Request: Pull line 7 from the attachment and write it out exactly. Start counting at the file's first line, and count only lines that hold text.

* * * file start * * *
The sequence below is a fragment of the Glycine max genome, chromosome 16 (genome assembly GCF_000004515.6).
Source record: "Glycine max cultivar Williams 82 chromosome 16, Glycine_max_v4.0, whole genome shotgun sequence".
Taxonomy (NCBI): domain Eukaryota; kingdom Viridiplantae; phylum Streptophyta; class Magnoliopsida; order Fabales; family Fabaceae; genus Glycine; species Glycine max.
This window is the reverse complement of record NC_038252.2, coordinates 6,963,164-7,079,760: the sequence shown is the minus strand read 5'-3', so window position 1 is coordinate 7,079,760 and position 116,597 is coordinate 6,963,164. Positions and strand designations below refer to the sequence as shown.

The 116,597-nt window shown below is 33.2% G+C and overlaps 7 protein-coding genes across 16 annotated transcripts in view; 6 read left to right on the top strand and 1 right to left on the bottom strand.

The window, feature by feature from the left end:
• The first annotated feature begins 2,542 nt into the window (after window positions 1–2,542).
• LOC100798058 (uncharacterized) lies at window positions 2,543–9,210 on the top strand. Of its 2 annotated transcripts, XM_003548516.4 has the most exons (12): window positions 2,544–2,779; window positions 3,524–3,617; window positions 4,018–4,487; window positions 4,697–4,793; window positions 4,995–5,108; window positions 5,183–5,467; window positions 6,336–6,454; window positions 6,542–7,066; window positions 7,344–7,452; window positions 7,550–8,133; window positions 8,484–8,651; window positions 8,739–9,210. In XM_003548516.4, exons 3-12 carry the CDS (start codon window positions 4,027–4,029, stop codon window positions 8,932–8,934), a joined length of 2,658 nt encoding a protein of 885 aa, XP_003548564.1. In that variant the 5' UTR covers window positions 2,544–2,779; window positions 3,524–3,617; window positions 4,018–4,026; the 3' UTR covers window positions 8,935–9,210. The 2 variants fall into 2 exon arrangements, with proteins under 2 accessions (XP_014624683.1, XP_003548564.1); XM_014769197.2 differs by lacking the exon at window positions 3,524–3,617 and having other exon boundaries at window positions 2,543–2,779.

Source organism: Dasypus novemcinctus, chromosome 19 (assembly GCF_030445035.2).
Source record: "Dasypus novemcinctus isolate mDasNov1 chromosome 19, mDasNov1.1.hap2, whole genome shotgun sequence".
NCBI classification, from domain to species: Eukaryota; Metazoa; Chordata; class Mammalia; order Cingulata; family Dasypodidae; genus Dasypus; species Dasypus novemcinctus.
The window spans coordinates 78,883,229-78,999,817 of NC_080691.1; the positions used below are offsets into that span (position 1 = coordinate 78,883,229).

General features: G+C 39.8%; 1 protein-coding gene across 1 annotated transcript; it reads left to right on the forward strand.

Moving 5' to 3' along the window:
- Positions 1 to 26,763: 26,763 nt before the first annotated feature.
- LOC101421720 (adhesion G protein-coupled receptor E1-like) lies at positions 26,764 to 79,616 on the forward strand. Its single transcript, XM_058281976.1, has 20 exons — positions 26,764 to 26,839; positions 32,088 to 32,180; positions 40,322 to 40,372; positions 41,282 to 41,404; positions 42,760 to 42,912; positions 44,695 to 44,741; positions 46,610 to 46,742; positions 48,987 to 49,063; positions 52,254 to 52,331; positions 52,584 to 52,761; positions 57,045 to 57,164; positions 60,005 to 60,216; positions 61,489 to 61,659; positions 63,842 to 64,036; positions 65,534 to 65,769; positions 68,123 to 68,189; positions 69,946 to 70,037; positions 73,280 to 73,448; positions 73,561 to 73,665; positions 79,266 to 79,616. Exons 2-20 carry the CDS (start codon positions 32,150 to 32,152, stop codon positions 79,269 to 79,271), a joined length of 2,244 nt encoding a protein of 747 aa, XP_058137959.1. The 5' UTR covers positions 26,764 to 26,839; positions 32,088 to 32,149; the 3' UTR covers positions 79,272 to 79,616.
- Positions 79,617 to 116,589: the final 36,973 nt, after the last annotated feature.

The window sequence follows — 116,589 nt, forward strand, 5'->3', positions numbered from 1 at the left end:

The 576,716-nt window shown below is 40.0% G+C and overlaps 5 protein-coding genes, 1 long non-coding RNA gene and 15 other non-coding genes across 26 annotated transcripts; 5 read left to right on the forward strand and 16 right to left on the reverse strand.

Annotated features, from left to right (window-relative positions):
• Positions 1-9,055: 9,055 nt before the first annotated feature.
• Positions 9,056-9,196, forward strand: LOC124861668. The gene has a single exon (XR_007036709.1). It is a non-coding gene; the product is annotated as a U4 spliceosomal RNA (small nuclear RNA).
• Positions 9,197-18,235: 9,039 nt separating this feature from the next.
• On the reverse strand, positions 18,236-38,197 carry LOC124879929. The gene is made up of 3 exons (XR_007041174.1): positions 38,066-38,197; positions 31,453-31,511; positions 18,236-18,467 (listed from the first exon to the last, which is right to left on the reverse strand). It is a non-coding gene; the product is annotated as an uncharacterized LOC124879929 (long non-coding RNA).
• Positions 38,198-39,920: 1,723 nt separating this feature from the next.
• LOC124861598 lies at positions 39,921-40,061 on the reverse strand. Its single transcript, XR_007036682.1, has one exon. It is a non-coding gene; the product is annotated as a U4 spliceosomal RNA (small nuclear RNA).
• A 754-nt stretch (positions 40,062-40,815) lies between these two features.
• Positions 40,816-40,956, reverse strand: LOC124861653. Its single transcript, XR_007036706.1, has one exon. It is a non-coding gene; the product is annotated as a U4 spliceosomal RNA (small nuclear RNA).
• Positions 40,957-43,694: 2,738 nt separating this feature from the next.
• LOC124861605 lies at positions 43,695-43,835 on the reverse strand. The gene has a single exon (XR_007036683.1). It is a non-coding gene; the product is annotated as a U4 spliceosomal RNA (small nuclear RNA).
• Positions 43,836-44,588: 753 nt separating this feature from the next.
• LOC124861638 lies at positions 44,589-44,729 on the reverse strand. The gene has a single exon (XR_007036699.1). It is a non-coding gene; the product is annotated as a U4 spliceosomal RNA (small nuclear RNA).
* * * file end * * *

• The first annotated feature begins 2,542 nt into the window (after window positions 1–2,542).